[UPDATE: Watch the last interview with Teena Marie, via BET and WorldStarHipHop's HOOD Tube, below]

Born in Santa Monica and raised as the white girl with soul, Teena Marie celebrated the 30th anniversary of her recording career last year with a string of lively performances, including one at the L.A. County Fair. The Ivory Queen was Rick James' protege, starred on The Beverly Hillbillies, received 4 Grammy noms, and is one of few female recording artists who wrote, performed, and produced almost all her music in the 1980s. She's L.A.'s Kate Bush in that respect. She died in her sleep in her Pasadena home yesterday.

“Lovergirl” is a flawless 1980s jam.

Last interview with Teena Marie, via BET:

Let's revisit some of her greatest moments:

Teena Marie got an early start tap-dancing on The Beverly Hillbillies.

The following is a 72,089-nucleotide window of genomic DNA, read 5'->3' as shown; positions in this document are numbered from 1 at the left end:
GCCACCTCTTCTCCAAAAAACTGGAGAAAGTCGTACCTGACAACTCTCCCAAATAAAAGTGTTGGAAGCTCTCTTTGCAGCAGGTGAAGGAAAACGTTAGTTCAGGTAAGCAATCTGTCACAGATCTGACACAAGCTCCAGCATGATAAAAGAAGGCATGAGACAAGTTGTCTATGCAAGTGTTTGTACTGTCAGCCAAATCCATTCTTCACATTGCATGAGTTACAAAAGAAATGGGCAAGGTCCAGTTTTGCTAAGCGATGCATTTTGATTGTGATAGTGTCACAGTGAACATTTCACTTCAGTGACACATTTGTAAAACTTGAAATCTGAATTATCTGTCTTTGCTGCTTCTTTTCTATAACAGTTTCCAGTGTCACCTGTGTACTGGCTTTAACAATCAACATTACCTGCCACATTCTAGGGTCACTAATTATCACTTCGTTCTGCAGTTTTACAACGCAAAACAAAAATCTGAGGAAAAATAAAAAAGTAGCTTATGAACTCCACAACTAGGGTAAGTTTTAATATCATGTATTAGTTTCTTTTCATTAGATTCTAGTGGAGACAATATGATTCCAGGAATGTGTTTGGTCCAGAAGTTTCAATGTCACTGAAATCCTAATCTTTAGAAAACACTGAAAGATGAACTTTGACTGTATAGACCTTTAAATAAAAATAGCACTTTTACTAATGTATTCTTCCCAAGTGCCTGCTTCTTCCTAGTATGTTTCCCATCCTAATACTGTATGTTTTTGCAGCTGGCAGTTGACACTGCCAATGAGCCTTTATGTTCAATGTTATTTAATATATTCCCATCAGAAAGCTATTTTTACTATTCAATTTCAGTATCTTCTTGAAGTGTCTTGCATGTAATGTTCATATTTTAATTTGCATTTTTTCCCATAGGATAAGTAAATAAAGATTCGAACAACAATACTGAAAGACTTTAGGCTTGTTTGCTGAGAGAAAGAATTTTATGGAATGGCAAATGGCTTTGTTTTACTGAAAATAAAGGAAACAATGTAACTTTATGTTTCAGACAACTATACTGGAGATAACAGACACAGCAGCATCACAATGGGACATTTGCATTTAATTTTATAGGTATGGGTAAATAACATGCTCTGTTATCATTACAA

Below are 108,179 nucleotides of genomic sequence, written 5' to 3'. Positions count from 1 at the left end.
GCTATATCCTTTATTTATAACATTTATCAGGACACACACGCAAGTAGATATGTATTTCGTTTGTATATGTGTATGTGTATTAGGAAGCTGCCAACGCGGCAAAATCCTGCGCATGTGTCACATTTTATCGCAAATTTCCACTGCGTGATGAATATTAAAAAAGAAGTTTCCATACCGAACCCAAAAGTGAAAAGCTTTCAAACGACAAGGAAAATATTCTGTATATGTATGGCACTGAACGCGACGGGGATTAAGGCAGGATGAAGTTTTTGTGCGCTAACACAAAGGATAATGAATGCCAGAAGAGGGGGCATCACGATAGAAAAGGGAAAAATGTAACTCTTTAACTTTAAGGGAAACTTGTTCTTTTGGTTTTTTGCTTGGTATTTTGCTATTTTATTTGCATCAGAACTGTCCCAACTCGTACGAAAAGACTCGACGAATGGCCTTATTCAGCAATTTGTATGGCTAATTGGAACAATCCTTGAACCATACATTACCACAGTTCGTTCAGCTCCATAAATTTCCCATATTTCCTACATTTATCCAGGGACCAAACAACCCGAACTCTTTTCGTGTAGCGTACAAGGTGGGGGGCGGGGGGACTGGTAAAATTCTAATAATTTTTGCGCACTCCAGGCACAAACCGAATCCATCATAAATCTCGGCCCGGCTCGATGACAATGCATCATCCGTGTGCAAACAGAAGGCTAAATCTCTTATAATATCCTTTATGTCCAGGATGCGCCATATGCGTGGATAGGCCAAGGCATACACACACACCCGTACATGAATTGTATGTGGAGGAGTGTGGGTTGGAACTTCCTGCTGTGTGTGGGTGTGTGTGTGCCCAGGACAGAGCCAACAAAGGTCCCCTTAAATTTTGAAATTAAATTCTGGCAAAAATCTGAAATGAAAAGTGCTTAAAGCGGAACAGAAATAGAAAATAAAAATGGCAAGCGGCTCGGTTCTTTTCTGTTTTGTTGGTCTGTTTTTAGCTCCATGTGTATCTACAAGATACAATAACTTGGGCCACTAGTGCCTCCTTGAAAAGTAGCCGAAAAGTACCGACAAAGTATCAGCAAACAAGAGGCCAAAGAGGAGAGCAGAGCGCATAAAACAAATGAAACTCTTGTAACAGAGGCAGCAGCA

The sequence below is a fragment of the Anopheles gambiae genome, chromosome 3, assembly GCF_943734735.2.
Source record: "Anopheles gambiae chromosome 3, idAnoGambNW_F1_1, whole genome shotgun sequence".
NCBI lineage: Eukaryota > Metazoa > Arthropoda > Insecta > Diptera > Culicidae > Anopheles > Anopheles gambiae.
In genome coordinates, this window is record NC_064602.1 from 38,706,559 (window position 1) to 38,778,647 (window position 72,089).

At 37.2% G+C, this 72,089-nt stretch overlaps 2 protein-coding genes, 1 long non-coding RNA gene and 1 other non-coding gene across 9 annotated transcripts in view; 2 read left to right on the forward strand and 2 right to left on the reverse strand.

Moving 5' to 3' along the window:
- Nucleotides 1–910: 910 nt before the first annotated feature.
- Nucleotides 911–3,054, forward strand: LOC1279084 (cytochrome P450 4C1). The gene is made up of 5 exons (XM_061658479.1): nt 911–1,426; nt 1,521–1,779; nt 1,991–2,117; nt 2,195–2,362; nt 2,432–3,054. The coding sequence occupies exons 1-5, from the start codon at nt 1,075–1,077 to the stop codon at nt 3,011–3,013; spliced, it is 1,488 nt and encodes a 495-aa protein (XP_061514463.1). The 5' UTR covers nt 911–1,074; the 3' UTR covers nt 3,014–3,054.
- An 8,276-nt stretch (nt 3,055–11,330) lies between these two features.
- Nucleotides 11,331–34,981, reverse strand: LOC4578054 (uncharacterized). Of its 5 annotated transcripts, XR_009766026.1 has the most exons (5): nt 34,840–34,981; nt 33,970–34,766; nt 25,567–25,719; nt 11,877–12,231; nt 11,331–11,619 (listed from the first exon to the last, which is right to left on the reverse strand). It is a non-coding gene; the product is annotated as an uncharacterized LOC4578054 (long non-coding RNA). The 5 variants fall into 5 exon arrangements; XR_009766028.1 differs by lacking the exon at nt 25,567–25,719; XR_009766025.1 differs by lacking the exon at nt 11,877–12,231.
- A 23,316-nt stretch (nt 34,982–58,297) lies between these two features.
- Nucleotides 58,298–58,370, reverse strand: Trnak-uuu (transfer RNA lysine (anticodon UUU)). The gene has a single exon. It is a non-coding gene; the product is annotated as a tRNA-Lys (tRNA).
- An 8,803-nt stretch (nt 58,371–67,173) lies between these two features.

“Ooh La La La” later put the Fugees on the map when they adapted it for the chorus in “Fu-Gee-La” on The Score.

Performing “I'm A Sucker For Your Love” at The L.A. County Fair this past September.

With Rick James, doing “Fire & Desire” at the BET Awards.

Teena Marie and Faith Evans pontificate.

The infamous Radio One's founder Cathy Hughes once said Teena was a “black voice trapped in a white body.” Motown wouldn't even put her face on her first record, which is an interesting reversal of the way things were in the 1950s & '60s.

White, black, or polka dot, “I'm Still In Love.”

In 2008, The R&B Foundation honored Lady T with a Pioneer Award.

After putting two records out in the Aughties with (gangsta) label Cash Money, La Doña & Sapphire, Tina Marie released her last album, Congo Square, in 2009, on another legendary label, Stax. Here she visits The View and the crowd & hostess go wild.

“We're shocked and deeply saddened by the sudden loss of Teena Marie. She was one of the most memorable, soulful and unique R&B vocalists to come out of Motown. We send our condolences to Teena's family, the entire Motown family and of course, our dear friend Berry Gordy.” –KENNETH GAMBLE & LEON HUFF, legendary R&B songwriting duo

LA Weekly